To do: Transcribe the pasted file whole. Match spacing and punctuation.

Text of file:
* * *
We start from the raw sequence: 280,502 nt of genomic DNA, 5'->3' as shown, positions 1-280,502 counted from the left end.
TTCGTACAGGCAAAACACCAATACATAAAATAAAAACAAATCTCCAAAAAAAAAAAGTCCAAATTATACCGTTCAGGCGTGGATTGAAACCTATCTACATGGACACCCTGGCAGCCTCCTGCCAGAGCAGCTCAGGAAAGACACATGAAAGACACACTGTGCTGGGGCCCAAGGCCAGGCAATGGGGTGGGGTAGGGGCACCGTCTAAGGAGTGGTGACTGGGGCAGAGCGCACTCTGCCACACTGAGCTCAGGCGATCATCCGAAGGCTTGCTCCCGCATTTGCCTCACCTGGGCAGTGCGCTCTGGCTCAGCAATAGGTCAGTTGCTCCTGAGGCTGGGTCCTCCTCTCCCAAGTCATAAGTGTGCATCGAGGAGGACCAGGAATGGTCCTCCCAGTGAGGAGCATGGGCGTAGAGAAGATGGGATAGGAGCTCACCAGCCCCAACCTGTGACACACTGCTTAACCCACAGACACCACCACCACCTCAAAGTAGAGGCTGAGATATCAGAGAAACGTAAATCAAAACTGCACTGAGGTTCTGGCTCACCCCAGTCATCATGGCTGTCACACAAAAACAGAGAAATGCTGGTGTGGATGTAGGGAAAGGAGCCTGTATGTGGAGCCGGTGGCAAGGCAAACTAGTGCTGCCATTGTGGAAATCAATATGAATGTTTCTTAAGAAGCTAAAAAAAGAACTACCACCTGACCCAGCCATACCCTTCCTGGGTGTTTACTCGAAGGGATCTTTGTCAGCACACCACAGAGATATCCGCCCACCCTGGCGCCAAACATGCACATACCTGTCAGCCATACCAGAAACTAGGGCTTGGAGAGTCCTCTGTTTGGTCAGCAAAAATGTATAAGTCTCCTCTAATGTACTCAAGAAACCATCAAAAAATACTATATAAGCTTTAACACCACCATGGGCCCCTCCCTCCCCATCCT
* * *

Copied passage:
We start from the raw sequence: 280,502 nt of genomic DNA, 5'->3' as shown, positions 1-280,502 counted from the left end.
TTCGTACAGGCAAAACACCAATACATAAAATAAAAACAAATCTCCAAAAAAAAAAAGTCCAAATTATACCGTTCAGGCGTGGATTGAAACCTATCTACATGGACACCCTGGCAGCCTCCTGCCAGAGCAGCTCAGGAAAGACACATGAAAGACACACTGTGCTGGGGCCCAAGGCCAGGCAATGGGGTGGGGTAGGGGCACCGTCTAAGGAGTGGTGACTGGGGCAGAGCGCACTCTGCCACACTGAGCTCAGGCGATCATCCGAAGGCTTGCTCCCGCATTTGCCTCACCTGGGCAGTGCGCTCTGGCTCAGCAATAGGTCAGTTGCTCCTGAGGCTGGGTCCTCCTCTCCCAAGTCATAAGTGTGCATCGAGGAGGACCAGGAATGGTCCTCCCAGTGAGGAGCATGGGCGTAGAGAAGATGGGATAGGAGCTCACCAGCCCCAACCTGTGACACACTGCTTAACCCACAGACACCACCACCACCTCAAAGTAGAGGCTGAGATATCAGAGAAACGTAAATCAAAACTGCACTGAGGTTCTGGCTCACCCCAGTCATCATGGCTGTCACACAAAAACAGAGAAATGCTGGTGTGGATGTAGGGAAAGGAGCCTGTATGTGGAGCCGGTGGCAAGGCAAACTAGTGCTGCCATTGTGGAAATCAATATGAATGTTTCTTAAGAAGCTAAAAAAAGAACTACCACCTGACCCAGCCATACCCTTCCTGGGTGTTTACTCGAAGGGATCTTTGTCAGCACACCACAGAGATATCCGCCCACCCTGGCGCCAAACATGCACATACCTGTCAGCCATACCAGAAACTAGGGCTTGGAGAGTCCTCTGTTTGGTCAGCAAAAATGTATAAGTCTCCTCTAATGTACTCAAGAAACCATCAAAAAATACTATATAAGCTTTAACACCACCATGGGCCCCTCCCTCCCCATCCT